Though Randy and I recorded this podcast the day before we learned the final outcome of Election 2020 — that Biden and Harris had won handily — most of what we said remains not only true, but (if it’s possible) truer. Pick the crossroads metaphor of your choice. America’s there. While some of us may have hoped for the election to resolve the mess we’re in — or indicate a clear, precise direction, circumstances have once again teased our expectations and hopes. Ever hear that joke: “How do you make God laugh?” Tell him your hopes.
Yeah — what that joke says. That’s kind of how America feels right about now. Never mind “What the hell just happened?” Maybe the more appropriate question is “Where the hell do we go from here?”
Episode 15: “What The Hell Just Happened?”
NOTES & SOURCES
I woke up this morning to the gentle silence of the morning. It was wonderful! One of those “wonder and awe” moments that really is at the heart of our podcasts. Usually this experience of silence, of peace, is a learning moment for all of the things stirred up in my own heart and mind; reminding me to take it in as a deep breath, and experience some calm. But this morning, just a few days after the US general elections, it seemed to me to be a learning experience for this entire nation; reminding us to take it in as a deep breath and experience some calm in the storm, so that we can be strengthened for the challenges we have ahead of us as this crazy year moves ever forward toward a new year which is filled with question marks. We really have to keep our wits about us over these next weeks and months if we are going to get to a place which so many of us want to go…where we increasingly need to go.
Alan, the dust-up has not settled (as we foresaw!) so it isn’t time to look back at our “prognostications” yet. We are still, to quote the Bible, ‘looking through a glass darkly’ on all of this. But that isn’t stopping any of us in this country from talking about our point of view, has it? I think the way we can contribute to our situation is to share, as we have been trying to do all along, a way that people who don’t see eye to eye on everything can have constructive conversations. Our hope is that it will equip all of our listeners, and give us all the courage, to continue such conversations in our own sphere of influence. So, why don’t we just share what we are seeing and thinking at this point in a quickly changing situation. What do you see?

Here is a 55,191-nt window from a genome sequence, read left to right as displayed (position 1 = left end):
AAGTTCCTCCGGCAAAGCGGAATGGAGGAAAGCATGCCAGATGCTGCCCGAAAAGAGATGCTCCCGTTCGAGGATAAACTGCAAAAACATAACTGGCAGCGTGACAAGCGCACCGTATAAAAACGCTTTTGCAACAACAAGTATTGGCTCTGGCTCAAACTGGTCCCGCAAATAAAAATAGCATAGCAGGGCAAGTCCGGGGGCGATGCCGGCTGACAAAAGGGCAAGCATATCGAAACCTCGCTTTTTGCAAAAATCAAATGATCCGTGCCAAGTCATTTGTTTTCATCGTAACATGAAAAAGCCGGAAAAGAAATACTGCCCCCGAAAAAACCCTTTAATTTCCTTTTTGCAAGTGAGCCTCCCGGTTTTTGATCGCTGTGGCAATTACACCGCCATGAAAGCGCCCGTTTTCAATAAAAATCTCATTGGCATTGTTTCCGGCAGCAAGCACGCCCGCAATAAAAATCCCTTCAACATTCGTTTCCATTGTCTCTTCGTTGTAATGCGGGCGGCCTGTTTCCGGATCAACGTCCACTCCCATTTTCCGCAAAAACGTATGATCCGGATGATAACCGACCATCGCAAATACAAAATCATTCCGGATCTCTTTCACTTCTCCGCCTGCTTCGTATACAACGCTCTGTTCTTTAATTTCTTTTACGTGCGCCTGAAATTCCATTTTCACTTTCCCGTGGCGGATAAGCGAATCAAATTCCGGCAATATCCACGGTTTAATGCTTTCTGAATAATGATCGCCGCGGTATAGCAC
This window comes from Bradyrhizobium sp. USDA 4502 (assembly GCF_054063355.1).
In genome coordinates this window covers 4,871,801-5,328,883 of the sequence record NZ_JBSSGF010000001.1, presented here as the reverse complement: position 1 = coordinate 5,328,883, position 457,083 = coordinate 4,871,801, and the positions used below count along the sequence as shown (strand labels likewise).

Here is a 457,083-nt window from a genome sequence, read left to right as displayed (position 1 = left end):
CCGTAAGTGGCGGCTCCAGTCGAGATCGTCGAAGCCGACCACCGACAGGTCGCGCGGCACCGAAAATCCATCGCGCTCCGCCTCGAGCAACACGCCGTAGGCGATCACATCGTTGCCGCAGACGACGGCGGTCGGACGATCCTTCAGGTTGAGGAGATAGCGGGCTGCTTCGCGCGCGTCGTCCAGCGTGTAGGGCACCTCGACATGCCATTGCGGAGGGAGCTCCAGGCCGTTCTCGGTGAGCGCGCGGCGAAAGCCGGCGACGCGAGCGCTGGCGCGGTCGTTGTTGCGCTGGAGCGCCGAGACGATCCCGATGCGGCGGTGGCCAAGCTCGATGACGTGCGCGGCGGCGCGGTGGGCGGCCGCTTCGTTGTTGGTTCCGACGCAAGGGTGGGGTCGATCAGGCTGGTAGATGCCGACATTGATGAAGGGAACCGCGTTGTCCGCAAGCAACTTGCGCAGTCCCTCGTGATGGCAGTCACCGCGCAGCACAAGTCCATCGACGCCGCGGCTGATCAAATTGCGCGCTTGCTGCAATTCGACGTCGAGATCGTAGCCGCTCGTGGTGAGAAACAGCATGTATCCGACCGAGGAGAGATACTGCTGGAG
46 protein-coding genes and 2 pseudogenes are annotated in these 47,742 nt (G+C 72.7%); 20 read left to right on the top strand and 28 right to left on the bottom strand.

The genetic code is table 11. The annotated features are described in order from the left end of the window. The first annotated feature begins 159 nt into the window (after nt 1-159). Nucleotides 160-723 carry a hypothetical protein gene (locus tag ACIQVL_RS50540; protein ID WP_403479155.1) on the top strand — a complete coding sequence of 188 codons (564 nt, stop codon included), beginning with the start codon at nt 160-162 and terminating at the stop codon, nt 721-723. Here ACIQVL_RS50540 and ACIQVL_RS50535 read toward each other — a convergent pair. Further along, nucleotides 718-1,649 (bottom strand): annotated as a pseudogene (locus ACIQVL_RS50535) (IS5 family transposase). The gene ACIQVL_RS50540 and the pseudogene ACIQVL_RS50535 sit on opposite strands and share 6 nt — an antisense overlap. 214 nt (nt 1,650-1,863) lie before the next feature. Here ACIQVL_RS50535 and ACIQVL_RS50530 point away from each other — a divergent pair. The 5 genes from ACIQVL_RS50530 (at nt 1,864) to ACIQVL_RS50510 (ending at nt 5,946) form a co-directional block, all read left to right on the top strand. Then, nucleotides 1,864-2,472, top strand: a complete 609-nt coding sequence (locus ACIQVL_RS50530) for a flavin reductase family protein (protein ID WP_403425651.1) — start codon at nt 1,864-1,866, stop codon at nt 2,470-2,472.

BBC spoke of our situation as a country “deeply divided”, as if the goal is for one side of another in our country to win by a landslide. But I don’t agree. I see a nation unwilling to go wholesale into the ideology of left or right. (Can we say we are ‘non-binary’?) So, I see the differences as a continued challenge for us: are we willing to do exactly what we do on this podcast: to continue talking, moving forward together into new ways of living and being in the world that will emerge after Covid?
My focus at this point is about strategy. How do we get through this time, not just to “win” for our side, but to actually arrive at a place we want to go.
Right now we see a lot of arguments over power, control, and details which are motivated by apocalyptic fears rising to anger and an all out struggle to have one side win.
The good news is that the system we have created and live by in this country is set up to handle such struggles; a rule of law, a process of checks and balances to air grievances and, eventually, to make a decision.
Some want to get rid of Trump. And that is looking like it will happen. But that is not our goal here. Alan, if I understand you correctly you want, not just to get rid of Trump, but to restore law and order – to reinstate a kind of personal morality. You see defeating Trump as a key step toward this goal. But the goal is the rule of law-the checks and balances of this country-that is the goal. There are plenty of people on this other side of the aisle who would agree with you that this is the goal. There is common ground here.
Now, if this is the goal, then we must develop a strategy that gets us there. Simply getting rid of Trump will feel really good to many. But it won’t in itself achieve our goal.
Taking a strategic approach asks: “How do we get through this time in a way which strengthens the rule of law-which keeps our checks and balances functioning well-so that they are strong enough to keep us together as a nation.
So, from this standpoint a few key actions surface: